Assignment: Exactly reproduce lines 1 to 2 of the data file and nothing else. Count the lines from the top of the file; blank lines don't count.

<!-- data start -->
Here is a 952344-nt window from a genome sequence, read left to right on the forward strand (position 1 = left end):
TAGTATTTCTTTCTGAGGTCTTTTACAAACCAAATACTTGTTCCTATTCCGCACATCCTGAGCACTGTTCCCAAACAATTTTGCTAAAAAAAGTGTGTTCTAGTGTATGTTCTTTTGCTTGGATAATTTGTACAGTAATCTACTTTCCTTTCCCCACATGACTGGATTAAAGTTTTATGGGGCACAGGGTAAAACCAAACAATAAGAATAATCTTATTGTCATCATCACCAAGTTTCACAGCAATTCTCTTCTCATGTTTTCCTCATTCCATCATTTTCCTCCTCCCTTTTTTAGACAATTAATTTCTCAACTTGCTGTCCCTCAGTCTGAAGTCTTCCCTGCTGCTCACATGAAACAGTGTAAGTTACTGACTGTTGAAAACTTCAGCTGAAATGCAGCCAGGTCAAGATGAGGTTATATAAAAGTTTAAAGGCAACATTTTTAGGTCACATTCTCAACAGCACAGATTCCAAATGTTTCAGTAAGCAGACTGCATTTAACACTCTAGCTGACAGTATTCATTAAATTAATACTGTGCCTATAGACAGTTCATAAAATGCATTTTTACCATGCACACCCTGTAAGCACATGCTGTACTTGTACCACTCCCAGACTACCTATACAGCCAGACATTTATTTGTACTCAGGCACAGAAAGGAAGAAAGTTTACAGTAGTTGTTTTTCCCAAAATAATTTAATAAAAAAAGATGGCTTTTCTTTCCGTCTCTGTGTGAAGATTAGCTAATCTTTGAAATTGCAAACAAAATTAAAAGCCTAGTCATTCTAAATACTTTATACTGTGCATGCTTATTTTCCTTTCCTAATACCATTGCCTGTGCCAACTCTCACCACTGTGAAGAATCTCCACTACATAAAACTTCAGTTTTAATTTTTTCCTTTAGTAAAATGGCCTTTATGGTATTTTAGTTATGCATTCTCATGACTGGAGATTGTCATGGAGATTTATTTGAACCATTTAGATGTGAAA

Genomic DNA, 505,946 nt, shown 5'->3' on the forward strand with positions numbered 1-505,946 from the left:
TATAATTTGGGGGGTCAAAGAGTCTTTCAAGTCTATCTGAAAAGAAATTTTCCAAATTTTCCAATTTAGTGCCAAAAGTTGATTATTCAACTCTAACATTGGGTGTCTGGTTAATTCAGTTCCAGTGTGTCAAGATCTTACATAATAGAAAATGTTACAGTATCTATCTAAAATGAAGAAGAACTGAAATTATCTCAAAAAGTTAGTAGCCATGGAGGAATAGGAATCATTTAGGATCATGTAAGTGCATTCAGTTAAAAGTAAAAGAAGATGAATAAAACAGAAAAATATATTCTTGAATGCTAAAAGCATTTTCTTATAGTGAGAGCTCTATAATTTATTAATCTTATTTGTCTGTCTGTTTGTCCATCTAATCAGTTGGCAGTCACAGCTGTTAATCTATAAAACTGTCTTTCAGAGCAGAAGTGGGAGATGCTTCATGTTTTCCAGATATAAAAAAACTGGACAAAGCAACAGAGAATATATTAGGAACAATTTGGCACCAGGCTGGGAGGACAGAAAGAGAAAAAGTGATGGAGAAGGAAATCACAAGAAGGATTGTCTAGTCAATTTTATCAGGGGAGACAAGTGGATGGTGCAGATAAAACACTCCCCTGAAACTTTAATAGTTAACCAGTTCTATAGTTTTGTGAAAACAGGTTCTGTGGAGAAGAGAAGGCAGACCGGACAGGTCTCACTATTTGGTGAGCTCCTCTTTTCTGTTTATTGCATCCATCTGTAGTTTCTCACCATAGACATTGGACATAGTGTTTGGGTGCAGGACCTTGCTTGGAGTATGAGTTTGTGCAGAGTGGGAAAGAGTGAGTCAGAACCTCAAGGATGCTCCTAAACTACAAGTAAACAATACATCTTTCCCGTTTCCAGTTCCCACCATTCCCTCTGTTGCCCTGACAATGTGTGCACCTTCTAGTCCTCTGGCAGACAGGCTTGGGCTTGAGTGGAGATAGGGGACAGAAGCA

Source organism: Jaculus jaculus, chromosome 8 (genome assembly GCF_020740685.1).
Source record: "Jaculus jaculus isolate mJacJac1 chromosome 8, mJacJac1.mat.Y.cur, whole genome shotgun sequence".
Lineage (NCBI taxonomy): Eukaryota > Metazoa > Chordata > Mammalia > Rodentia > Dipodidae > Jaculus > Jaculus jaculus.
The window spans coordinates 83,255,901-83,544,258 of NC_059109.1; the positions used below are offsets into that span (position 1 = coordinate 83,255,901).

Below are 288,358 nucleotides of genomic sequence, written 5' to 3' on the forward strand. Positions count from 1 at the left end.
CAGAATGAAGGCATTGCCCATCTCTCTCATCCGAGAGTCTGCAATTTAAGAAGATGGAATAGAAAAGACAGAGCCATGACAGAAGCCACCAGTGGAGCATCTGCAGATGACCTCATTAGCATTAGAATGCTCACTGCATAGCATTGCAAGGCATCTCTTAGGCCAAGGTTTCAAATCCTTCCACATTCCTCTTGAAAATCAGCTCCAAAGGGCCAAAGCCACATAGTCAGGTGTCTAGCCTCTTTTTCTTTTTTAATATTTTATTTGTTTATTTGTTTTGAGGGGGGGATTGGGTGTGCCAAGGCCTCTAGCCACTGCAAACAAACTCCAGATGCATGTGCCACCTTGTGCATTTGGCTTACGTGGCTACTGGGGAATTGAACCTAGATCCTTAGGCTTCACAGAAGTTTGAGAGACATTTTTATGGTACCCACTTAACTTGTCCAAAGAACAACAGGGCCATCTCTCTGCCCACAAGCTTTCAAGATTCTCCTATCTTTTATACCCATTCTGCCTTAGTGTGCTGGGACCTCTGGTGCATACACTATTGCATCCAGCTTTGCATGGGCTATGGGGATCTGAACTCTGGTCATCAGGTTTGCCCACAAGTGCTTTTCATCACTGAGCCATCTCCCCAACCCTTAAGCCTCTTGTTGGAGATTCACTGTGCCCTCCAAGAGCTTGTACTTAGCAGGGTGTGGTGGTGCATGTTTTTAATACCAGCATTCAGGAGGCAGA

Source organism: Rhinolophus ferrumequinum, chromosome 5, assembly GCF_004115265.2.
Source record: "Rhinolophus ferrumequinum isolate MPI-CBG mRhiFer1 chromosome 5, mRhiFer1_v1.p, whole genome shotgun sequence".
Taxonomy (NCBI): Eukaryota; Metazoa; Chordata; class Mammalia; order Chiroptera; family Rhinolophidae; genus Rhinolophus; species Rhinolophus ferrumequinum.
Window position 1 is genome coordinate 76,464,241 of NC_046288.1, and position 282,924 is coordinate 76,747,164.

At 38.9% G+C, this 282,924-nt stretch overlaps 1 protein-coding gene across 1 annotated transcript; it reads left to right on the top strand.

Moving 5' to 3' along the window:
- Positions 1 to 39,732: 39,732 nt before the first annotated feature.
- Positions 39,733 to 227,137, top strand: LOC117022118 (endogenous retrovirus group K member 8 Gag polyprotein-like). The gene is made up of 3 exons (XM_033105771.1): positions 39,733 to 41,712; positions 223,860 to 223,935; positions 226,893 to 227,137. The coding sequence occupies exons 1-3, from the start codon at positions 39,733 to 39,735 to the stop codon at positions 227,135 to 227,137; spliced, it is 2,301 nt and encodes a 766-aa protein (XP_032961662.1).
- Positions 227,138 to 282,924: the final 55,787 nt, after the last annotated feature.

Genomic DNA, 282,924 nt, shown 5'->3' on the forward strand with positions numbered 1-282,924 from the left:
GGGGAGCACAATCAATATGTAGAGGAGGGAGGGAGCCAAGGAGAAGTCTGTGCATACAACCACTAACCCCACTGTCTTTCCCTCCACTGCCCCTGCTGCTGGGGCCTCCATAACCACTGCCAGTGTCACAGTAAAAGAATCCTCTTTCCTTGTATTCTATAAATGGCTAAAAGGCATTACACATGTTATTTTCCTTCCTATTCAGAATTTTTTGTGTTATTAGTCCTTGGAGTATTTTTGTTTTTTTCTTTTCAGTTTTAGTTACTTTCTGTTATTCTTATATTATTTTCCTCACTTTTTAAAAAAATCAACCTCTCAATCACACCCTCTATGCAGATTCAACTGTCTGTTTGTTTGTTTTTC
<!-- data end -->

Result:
Here is a 952344-nt window from a genome sequence, read left to right on the forward strand (position 1 = left end):
TAGTATTTCTTTCTGAGGTCTTTTACAAACCAAATACTTGTTCCTATTCCGCACATCCTGAGCACTGTTCCCAAACAATTTTGCTAAAAAAAGTGTGTTCTAGTGTATGTTCTTTTGCTTGGATAATTTGTACAGTAATCTACTTTCCTTTCCCCACATGACTGGATTAAAGTTTTATGGGGCACAGGGTAAAACCAAACAATAAGAATAATCTTATTGTCATCATCACCAAGTTTCACAGCAATTCTCTTCTCATGTTTTCCTCATTCCATCATTTTCCTCCTCCCTTTTTTAGACAATTAATTTCTCAACTTGCTGTCCCTCAGTCTGAAGTCTTCCCTGCTGCTCACATGAAACAGTGTAAGTTACTGACTGTTGAAAACTTCAGCTGAAATGCAGCCAGGTCAAGATGAGGTTATATAAAAGTTTAAAGGCAACATTTTTAGGTCACATTCTCAACAGCACAGATTCCAAATGTTTCAGTAAGCAGACTGCATTTAACACTCTAGCTGACAGTATTCATTAAATTAATACTGTGCCTATAGACAGTTCATAAAATGCATTTTTACCATGCACACCCTGTAAGCACATGCTGTACTTGTACCACTCCCAGACTACCTATACAGCCAGACATTTATTTGTACTCAGGCACAGAAAGGAAGAAAGTTTACAGTAGTTGTTTTTCCCAAAATAATTTAATAAAAAAAGATGGCTTTTCTTTCCGTCTCTGTGTGAAGATTAGCTAATCTTTGAAATTGCAAACAAAATTAAAAGCCTAGTCATTCTAAATACTTTATACTGTGCATGCTTATTTTCCTTTCCTAATACCATTGCCTGTGCCAACTCTCACCACTGTGAAGAATCTCCACTACATAAAACTTCAGTTTTAATTTTTTCCTTTAGTAAAATGGCCTTTATGGTATTTTAGTTATGCATTCTCATGACTGGAGATTGTCATGGAGATTTATTTGAACCATTTAGATGTGAAA